Animal fat preserved with Mixed-Tocopherols (form of Vitamin E): Animal fat provides essential fatty acids, energy, and fat soluble vitamins. This ingredient can also support a healthy skin and coat. Unfortunately, when it comes to fat sources, animal fat is considered to be a lower quality ingredient. This is because it is an unnamed fat source. Usually, we like to see a named fat source (such as “chicken fat”). In this case, we are forced to guess what animal or animals this fat source comes from. Animal fat, also called tallow, is a product of rendering. In the rendering process, pieces, parts, and even whole animals are put through a gigantic grinder, then boiled in vats for 30 minutes to several hours. High heat is necessary to kill bacteria, viruses, molds, and other pathogens. The boiling process also allows the fat to separate and float to the top, where it is skimmed off for use in cosmetics, pharmaceuticals, industrial lubricants, and, of course, pet food.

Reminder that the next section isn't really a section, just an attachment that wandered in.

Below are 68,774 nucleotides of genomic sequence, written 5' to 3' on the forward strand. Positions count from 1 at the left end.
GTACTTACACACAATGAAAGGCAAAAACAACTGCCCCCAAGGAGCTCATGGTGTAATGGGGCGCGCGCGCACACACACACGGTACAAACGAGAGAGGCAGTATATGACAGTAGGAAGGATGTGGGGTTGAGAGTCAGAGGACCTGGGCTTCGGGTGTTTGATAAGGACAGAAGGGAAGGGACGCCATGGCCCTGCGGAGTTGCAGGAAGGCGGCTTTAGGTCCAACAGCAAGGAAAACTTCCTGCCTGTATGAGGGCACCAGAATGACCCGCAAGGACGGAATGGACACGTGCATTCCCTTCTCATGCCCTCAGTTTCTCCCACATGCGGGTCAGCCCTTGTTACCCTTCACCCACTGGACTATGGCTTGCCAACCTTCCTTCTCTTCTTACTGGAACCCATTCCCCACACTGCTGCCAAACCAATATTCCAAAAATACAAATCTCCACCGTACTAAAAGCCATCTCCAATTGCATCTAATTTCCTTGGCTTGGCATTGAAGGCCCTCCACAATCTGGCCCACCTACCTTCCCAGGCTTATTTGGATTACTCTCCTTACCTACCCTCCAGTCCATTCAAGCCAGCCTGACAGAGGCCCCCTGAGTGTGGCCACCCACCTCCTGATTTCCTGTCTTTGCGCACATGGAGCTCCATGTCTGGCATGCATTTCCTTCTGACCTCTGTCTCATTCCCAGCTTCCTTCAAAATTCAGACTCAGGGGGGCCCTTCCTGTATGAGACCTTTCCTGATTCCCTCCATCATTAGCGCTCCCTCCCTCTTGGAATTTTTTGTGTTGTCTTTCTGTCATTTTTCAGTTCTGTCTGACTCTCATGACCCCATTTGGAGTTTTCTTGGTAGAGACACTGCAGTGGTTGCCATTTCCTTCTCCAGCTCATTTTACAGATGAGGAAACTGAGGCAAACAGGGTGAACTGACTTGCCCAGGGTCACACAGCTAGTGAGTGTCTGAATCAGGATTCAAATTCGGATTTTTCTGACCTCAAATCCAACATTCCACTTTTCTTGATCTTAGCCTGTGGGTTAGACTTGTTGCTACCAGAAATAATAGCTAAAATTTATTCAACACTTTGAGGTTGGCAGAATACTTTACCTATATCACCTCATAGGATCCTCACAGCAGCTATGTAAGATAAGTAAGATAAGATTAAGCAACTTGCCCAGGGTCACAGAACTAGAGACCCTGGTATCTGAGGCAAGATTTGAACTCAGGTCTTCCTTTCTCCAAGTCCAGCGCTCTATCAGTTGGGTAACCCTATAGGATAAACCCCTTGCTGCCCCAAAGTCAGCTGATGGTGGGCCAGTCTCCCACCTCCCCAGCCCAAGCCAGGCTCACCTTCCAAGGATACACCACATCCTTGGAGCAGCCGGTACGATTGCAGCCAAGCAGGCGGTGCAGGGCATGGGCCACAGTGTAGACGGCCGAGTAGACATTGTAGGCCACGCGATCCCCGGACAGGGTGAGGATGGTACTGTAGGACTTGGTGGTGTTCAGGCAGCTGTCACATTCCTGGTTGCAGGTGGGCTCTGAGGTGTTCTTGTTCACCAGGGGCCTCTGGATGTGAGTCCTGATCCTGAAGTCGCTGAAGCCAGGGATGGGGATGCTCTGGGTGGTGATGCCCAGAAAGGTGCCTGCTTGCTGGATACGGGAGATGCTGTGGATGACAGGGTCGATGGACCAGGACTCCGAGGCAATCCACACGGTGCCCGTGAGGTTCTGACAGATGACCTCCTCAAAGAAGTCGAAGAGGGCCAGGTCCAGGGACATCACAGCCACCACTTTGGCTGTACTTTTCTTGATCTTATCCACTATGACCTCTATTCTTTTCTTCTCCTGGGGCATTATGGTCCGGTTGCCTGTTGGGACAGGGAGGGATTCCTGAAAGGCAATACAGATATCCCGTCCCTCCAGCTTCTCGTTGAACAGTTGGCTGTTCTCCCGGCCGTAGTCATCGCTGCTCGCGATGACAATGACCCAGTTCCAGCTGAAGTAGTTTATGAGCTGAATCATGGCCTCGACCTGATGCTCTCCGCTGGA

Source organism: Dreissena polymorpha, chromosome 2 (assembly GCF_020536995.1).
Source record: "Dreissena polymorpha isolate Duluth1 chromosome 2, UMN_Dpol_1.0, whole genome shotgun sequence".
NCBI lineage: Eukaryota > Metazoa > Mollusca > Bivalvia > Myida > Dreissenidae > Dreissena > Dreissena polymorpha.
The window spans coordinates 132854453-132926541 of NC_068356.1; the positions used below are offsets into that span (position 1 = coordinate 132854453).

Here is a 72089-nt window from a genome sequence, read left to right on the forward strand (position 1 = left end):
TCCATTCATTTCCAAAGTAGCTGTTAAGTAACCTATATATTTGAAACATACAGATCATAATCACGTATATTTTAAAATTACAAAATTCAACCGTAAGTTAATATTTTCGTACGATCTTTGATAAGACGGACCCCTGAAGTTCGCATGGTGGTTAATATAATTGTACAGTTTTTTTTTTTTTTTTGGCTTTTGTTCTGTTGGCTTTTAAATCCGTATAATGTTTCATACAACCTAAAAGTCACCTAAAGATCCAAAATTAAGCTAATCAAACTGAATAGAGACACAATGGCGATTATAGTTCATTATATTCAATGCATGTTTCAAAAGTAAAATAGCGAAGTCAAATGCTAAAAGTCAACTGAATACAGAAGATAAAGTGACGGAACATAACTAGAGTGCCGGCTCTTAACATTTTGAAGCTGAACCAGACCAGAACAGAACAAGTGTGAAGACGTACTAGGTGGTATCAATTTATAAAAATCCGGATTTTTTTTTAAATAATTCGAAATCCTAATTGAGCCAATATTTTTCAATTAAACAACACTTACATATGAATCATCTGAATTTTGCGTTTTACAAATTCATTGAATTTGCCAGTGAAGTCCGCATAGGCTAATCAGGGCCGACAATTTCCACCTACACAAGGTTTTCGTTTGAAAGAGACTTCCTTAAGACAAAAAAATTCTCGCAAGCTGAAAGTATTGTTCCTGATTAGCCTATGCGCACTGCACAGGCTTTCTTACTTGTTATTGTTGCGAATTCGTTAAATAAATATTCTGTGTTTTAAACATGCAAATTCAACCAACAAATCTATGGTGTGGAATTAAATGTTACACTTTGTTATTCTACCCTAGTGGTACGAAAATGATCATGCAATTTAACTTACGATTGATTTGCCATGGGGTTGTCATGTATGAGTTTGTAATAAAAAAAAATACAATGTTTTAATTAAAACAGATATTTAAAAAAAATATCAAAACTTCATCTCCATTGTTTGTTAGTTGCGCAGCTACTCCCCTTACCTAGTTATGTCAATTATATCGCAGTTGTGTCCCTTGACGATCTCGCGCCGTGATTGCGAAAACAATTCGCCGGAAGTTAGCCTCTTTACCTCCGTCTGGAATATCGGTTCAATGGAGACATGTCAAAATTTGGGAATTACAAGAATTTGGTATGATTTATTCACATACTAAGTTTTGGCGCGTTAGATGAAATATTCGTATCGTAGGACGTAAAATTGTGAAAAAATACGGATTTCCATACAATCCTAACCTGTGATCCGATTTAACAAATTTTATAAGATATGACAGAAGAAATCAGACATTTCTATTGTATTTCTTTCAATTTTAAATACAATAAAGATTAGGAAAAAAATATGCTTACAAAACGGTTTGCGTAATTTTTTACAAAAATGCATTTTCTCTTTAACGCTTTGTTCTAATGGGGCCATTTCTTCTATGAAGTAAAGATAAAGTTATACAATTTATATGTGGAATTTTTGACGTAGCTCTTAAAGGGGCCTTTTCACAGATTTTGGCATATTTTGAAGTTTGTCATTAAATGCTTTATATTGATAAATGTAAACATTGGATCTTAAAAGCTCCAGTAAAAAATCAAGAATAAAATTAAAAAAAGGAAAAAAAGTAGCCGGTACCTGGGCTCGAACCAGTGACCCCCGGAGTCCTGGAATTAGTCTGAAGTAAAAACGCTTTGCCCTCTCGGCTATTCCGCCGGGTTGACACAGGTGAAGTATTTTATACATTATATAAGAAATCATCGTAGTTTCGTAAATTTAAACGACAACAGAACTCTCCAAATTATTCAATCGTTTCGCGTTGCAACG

Tocopherol is a naturally occurring chemical element found in a variety of foods. It is commonly called vitamin E in a generic sense, as vitamin E substances are made up of tocopherol and similar elements. The main purpose of this ingredient is to provide a natural preservative for the food. Since this is a natural preservative, it is generally considered safe.

Corn Gluten Meal: This is the dried residue from corn after the removal of the larger part of the starch and germ, and the separation of the bran by the process employed in the wet milling manufacture of corn starch or syrup, or by enzymatic treatment of the endosperm. The expression “corn gluten” is colloquial jargon that describes corn proteins that are neither gliadin nor glutenin. Only wheat, barley, rye and oat contain true gluten. For the most part, this ingredient is normally only found in cheaper “grocery store brand” cat foods. Corn is frequently used as a filler ingredient to help make your cat feel more full, but it does not add much of anything to the nutritional value in the food. In addition, this is a common allergen for many cats and corn based ingredients can often be difficult for cats to digest. That’s why we can’t recommend this food for cats with food allergies or sensitive digestive systems.